The "post" button is pressed and I sit back to admire the thing that I pulled forth from the intangible, chaotic ocean of thought and brought into existence with the force of my will alone. "This is what a god must feel like" I think as take in the "perfection" that is my latest work of "genius." Of course, that all happens before I notice the obvious typo right in middle of my title and realize that my thesis (if I bothered to include one) sounds pretty "first-drafty." Shame overcomes me and I hastily try to correct my mistakes before anyone notices and writes some emotionally crippling criticism in the comments.
The above is, obviously, an exaggeration but there is more truth in it than I'd like to admit. I write and I feel a fulfilling sense of accomplishment. A nice, new thing was created and I was responsible for it. "Yay," I may say as a few upvotes roll in. However, it is easy for the sense of accomplishment, which comes along with all artistic creation, to become an ego-stroking exercise in vanity and that can have some negative outcome for the artist. When this happens, the affected creatives often begin to take themselves and their work very seriously. For them, it is an extension of the self. Their works of art are their "divine" creations and they are the "gods" who rules over them. An act of criticism, even when it is productive and helpful, is "blasphemy" and "rightly" disregarded. Of course, in reality, a lot of criticism isn't warranted or justifiable but much of it is and without it or when it is ignored, an artist's growth can be stunted or halted. Because this is the case (as I see it, anyway), I believe that it is important for those of us who choose to create to not become too assured in our abilities or too emotionally bound to our work.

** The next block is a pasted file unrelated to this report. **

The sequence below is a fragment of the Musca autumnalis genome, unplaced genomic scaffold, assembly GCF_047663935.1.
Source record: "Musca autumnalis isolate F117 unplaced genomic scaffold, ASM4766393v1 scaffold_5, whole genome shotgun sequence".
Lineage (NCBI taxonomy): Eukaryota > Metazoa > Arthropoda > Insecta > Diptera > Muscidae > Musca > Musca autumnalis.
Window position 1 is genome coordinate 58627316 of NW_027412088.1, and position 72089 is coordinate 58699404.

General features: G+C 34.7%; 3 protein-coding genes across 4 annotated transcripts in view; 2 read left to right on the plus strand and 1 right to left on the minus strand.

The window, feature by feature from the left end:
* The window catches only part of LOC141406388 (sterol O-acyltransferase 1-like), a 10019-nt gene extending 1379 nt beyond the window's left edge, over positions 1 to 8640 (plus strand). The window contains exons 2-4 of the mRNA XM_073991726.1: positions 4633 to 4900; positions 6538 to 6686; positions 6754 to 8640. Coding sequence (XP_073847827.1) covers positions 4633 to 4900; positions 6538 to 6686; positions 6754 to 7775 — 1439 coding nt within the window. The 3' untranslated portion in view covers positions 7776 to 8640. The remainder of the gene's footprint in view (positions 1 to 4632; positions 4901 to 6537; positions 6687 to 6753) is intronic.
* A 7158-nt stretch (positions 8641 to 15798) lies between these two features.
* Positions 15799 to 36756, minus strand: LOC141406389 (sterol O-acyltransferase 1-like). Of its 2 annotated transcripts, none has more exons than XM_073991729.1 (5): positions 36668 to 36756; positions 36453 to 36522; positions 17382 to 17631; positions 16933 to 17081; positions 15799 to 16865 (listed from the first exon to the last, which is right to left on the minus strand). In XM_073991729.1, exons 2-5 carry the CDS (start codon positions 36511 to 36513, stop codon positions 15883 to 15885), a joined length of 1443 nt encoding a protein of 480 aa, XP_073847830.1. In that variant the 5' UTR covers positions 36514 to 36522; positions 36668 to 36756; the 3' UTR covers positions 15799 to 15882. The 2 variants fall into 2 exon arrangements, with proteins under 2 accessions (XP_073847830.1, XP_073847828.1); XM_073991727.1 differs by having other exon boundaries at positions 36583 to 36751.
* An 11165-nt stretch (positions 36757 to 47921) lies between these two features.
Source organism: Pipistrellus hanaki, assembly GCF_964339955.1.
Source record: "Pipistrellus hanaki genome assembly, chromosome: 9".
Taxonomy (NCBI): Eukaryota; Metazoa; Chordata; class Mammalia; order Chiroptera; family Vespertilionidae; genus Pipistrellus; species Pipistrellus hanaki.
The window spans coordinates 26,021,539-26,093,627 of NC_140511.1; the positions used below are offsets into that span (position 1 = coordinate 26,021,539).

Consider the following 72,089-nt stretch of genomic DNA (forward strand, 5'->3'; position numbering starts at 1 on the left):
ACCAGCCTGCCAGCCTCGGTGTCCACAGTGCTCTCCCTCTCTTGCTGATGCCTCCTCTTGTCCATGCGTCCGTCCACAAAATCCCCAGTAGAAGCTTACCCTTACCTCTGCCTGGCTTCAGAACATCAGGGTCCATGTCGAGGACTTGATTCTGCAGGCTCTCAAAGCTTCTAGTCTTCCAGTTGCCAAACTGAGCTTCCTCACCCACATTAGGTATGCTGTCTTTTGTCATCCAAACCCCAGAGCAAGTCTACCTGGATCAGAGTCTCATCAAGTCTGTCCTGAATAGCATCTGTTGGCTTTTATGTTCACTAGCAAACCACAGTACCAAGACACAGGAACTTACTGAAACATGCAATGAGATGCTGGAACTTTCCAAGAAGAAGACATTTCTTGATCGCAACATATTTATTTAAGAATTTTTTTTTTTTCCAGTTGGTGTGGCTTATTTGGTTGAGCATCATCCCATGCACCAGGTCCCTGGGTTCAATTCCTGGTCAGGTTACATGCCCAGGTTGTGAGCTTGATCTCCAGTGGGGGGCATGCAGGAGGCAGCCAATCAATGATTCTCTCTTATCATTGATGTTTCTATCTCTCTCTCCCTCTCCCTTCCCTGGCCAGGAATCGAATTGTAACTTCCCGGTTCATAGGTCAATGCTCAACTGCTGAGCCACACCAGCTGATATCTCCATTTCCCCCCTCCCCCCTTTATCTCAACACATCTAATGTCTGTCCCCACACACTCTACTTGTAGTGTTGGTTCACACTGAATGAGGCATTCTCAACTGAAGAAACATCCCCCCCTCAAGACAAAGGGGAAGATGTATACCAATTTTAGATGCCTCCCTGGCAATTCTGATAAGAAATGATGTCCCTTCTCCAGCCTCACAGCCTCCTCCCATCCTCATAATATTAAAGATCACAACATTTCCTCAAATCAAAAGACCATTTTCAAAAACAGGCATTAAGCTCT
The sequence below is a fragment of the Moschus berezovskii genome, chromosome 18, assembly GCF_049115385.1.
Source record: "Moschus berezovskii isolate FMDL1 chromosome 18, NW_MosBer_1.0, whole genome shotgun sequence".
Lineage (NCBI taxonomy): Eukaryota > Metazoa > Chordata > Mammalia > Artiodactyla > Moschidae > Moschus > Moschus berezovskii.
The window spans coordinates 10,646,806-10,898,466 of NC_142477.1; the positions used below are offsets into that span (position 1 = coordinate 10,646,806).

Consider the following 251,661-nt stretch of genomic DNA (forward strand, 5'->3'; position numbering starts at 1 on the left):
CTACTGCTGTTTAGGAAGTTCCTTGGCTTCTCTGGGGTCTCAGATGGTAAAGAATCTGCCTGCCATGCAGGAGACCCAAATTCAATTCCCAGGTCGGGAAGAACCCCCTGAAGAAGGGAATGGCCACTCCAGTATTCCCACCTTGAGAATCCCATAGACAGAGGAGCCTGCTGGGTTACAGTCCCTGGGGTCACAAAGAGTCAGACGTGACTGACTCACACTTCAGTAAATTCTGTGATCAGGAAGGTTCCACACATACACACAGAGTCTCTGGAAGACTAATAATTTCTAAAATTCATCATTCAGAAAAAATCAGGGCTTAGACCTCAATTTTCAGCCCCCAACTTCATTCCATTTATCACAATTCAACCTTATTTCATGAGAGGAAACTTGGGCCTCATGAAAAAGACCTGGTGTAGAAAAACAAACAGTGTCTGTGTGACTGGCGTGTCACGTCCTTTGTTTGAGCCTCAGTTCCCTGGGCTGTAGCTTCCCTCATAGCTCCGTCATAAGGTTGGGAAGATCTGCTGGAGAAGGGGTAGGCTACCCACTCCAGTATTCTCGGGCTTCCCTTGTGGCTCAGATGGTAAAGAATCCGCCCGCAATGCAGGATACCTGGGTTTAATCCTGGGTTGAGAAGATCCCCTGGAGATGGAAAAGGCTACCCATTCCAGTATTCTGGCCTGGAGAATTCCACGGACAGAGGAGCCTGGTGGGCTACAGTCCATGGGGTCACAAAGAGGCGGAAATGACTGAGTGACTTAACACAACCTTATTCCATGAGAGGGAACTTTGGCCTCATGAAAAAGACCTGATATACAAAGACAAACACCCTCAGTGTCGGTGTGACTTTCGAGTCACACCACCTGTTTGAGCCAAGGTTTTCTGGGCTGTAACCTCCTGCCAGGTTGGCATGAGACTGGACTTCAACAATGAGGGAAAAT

Perhaps, I am stating something obvious here but I still think that it should still be stated. We all already know that we shouldn't go around acting like we are the greatest there ever was and ever will be. However, I see a lot of people who have trouble taking criticism and recognizing the flaws in their own creation. When I was taking Native American Fiction for the Cultural Studies "block" that was required by my English and American literature program, I was asked to help to edit one of my peer's papers. She told me that she wanted to get an "A" and I set out to help her accomplish that task. I made several suggestions on things that she could rework or reword in a way that was more clear or more impactful. She became angry, argued with everything I tried to tell her, and told me she didn't need any help, after all. She turned in an almost unaltered essay and got a "B". I was not trying to insult her creation but she was either very attached to her work or chose to falsely believe in the "perfection" of her own talent (she was legitimately talented but, like everyone, far from perfect) and she suffered for it (not that getting a "B" is really suffering but you know what I mean). There are many like her. I have been like her at times too. I even once heard someone, unironically, make this statement: "I know that I am smarter than most of the people I meet." That is an unproductive way to view one place in the world. A person can not improve oneself or his or her work if he or she does not recognize the need for improvement.
I have been accused of criticizing my own work too harshly and that may be true but I believe that in order to get better at doing a thing, one must realize that it can be done better. When we produce some sort of art and people respond positively to it, we can become cocky and that can be the death of our creativity. If we want to continue to grow as artists, we must recognize the flaws in our work and make efforts to improve them. Sometimes, that may be painful and it can tarnish our unrealistically pristine self-images but it also drives us to improve and innovate and the more we do that, the closer we come to real perfection.
I know this post was only vaguely coherent but it has been a long couple of days at work and I am a bit short on time and more than a bit exhausted at the moment. I should have a day or two off coming soon so I will try to put something a little more polished out then.
All the images in this post are sourced from the free image website, unsplash.com.